The Young Presidents - Coalition
Record Label: Self-released
Release Date: Feb. 11, 2014
You always want to root for the bands that try something different, the ones who aren’t afraid to take chances. On their latest release, Coalition, New York City’s The Young Presidents enlisted the help of some friends. Foremost of those friends is the silky smooth vocalist Ivan Neville, who lends his vocals to two songs; Boston frat-rocker Adam Ezra, who sings on another two; South African musician Blondie Chaplin, who sings on four; and Galactic/Living Colour vocalist Corey Glover, who sings on five.
The disc opens with arguably one of its strongest songs, the freewheeling, sun-drenched feel good jam “Time,” in which Neville’s vocals soar and usher in a yarn that’s refreshing, invigorating and deeply memorable. There’s a throwback vibe here and the way its presented is completely effortless, unadulterated and without pretense. Granted the production is not as strong as it should be, but the song still works quite well. That’s a good thing considering its successors “We the People” and “Stand Up For Love” absolutely fall apart. Thankfully, Adam Ezra steps to the mic on the tender cut “You Got Me Deep,” a honeyed, soulful and organ-kissed effort that wades comfortably in acoustic rock. On the heels of that is Corey Glover’s first big effort of the disc, an old-school R&B cut called “Universal Pain.” Side A of Coalition concludes with a puffed-up version of the Norman Whitfield and Barrett Strong hit “War.” Though the song is more cluttered and busy than it needs to be, it still works well and finishes the disc’s first half with a rousing fist pump.
Glover returns to the mic on the sweeping “Unacceptable You,” a horn-drenched affair that borders on theatrical and seems more destined for Broadway then the pop charts, a trend that is revisited in spades throughout the duration of Coalition. Arguably one of the album’s strongest and most indelible cuts is the string-laden “Love You Forever,” featuring the first-rate vocals of Chaplin. Ezra steps back into the forefront on the pensive and warm “Grey Space,” a doughy and delicate effort that borrows heavily from strings and the song’s languorous arrangement. Penultimate cut “Dripping With Honeysuckle” rises on the wings of an airy organ, a funk backdrop and Chaplin’s inspired timbre. Buttressed by a gospel chorus, the song towers over much of the rest of the disc and stamps itself as one worth revisiting. Coalition closes with “You Will Be On Your Way,” an ageless and spartan effort that begins with just Chaplin and piano. Gradually the song rises and by the end, the urge to press repeat is almost too hard to ignore.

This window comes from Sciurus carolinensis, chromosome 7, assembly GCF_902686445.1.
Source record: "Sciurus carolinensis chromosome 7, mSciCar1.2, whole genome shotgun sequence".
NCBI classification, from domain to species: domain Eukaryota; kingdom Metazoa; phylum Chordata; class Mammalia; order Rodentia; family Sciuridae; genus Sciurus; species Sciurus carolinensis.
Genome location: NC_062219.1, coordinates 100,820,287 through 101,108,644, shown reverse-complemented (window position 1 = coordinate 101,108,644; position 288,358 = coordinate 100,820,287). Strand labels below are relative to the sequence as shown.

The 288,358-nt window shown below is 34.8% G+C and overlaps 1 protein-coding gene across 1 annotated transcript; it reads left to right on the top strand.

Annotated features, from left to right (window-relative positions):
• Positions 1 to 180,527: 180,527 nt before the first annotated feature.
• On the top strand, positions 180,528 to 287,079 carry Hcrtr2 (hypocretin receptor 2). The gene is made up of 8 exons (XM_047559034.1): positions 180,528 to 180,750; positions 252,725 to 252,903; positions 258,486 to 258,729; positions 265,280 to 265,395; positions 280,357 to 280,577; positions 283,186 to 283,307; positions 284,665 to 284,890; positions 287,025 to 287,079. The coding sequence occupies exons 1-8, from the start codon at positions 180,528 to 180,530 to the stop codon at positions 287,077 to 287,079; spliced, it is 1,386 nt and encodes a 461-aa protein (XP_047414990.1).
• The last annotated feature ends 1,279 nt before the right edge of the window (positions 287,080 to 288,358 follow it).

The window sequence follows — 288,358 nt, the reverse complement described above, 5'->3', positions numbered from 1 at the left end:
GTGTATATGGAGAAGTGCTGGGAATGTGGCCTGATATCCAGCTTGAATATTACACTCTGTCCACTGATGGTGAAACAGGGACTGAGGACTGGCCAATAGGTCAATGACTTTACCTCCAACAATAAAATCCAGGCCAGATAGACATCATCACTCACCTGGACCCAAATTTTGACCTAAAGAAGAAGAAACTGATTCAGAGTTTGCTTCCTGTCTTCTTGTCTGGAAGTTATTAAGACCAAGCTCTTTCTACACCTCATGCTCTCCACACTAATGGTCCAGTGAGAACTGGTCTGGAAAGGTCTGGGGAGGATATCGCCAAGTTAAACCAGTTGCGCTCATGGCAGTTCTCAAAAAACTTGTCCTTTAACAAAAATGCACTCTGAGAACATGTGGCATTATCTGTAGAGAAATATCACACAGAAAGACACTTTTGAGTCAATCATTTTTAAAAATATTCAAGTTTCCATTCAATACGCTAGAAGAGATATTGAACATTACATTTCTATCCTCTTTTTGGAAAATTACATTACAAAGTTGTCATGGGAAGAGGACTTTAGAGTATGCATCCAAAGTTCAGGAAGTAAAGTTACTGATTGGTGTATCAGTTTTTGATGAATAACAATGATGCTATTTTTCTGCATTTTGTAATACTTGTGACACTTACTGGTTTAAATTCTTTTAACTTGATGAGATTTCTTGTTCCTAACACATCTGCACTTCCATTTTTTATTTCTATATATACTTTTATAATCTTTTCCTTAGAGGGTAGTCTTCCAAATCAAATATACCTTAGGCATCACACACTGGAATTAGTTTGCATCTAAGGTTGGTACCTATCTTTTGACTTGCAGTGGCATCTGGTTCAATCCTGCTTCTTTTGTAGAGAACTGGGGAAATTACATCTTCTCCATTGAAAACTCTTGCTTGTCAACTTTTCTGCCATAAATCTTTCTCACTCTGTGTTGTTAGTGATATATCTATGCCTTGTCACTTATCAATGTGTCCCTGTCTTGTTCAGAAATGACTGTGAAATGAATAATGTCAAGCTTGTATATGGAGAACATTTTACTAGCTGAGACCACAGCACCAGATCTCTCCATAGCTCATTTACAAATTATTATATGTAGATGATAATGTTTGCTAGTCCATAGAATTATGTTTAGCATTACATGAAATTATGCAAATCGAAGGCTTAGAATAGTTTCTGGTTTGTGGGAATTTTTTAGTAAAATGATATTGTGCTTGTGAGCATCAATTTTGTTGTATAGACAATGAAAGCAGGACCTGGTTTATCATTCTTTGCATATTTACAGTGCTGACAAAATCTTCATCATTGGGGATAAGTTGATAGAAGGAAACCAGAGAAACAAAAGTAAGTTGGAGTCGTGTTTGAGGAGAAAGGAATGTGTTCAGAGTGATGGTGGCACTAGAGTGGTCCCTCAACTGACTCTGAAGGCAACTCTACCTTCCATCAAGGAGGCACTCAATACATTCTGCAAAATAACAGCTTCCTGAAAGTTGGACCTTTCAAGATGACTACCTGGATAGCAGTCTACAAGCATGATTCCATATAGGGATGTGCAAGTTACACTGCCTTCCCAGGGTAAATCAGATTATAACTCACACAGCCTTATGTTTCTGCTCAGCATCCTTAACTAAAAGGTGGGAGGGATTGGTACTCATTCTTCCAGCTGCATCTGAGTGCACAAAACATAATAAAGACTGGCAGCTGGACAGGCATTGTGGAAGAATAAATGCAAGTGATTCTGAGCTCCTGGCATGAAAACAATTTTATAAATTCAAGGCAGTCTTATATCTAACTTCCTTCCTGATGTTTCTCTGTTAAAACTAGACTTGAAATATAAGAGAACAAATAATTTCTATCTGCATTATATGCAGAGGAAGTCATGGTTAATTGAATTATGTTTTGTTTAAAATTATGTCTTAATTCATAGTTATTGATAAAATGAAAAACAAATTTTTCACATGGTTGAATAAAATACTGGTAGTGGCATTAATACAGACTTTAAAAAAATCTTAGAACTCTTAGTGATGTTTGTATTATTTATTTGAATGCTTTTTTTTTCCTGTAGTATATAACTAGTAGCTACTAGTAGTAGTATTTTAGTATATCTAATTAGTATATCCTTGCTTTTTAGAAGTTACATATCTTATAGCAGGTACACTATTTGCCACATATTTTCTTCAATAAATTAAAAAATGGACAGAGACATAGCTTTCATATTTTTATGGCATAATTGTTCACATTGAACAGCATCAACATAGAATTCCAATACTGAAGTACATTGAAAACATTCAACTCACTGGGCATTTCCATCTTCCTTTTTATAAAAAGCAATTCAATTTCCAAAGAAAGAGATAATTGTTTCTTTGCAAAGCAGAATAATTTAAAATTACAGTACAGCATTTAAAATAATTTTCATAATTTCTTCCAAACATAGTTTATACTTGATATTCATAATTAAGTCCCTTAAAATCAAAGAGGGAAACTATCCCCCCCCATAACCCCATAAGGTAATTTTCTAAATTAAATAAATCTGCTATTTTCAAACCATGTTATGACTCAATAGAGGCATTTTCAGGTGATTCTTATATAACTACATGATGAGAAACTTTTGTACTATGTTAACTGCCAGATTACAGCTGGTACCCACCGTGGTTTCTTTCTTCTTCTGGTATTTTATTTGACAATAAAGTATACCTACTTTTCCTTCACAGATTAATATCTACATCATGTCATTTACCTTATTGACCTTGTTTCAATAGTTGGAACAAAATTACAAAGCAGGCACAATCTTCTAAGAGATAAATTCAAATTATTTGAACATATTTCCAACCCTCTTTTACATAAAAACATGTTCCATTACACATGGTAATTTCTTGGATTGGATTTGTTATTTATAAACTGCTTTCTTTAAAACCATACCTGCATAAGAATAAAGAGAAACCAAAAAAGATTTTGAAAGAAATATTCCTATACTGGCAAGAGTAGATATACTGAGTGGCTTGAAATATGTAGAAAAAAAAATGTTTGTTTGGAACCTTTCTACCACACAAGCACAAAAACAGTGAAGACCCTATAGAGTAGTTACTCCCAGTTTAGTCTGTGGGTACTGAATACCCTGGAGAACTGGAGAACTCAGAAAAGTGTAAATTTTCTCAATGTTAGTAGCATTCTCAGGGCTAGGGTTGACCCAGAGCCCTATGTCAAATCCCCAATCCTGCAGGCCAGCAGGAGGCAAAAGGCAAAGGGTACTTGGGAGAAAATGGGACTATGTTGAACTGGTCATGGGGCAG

In the end, Coalition is an unexpected, imperfect treasure. Were it not for the contributions of each of the vocalists, these songs would probably fall asunder from their bloated arrangements and The Young Presidents’ deeply theatrical ambitions. While it is abundantly clear the band is deeply committed to writing a mini rock opera, the reality is this album borrows more from 1960s Memphis than anything currently circulating the contemporary pop canon. Be that as it may, anyone who is a fan of strong-lunged soul vocalists and Broadway musicals will certainly find favor with at least half the disc.